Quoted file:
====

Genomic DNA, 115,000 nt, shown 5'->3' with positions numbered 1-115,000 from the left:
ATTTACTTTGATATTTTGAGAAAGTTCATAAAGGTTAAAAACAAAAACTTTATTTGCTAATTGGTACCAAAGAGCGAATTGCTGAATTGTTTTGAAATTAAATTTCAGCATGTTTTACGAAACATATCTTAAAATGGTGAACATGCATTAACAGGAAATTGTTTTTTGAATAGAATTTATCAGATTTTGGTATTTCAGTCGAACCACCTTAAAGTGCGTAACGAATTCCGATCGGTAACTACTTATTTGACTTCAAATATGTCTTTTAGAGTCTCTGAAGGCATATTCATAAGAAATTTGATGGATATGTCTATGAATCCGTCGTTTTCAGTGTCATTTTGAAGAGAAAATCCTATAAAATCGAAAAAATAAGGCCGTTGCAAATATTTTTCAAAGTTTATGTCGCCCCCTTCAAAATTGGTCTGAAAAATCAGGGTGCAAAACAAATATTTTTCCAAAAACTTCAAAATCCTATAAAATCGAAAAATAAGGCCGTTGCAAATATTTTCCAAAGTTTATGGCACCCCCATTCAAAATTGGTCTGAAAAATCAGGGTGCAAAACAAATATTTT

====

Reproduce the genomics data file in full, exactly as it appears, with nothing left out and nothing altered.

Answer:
Genomic DNA, 115,000 nt, shown 5'->3' with positions numbered 1-115,000 from the left:
ATTTACTTTGATATTTTGAGAAAGTTCATAAAGGTTAAAAACAAAAACTTTATTTGCTAATTGGTACCAAAGAGCGAATTGCTGAATTGTTTTGAAATTAAATTTCAGCATGTTTTACGAAACATATCTTAAAATGGTGAACATGCATTAACAGGAAATTGTTTTTTGAATAGAATTTATCAGATTTTGGTATTTCAGTCGAACCACCTTAAAGTGCGTAACGAATTCCGATCGGTAACTACTTATTTGACTTCAAATATGTCTTTTAGAGTCTCTGAAGGCATATTCATAAGAAATTTGATGGATATGTCTATGAATCCGTCGTTTTCAGTGTCATTTTGAAGAGAAAATCCTATAAAATCGAAAAAATAAGGCCGTTGCAAATATTTTTCAAAGTTTATGTCGCCCCCTTCAAAATTGGTCTGAAAAATCAGGGTGCAAAACAAATATTTTTCCAAAAACTTCAAAATCCTATAAAATCGAAAAATAAGGCCGTTGCAAATATTTTCCAAAGTTTATGGCACCCCCATTCAAAATTGGTCTGAAAAATCAGGGTGCAAAACAAATATTTT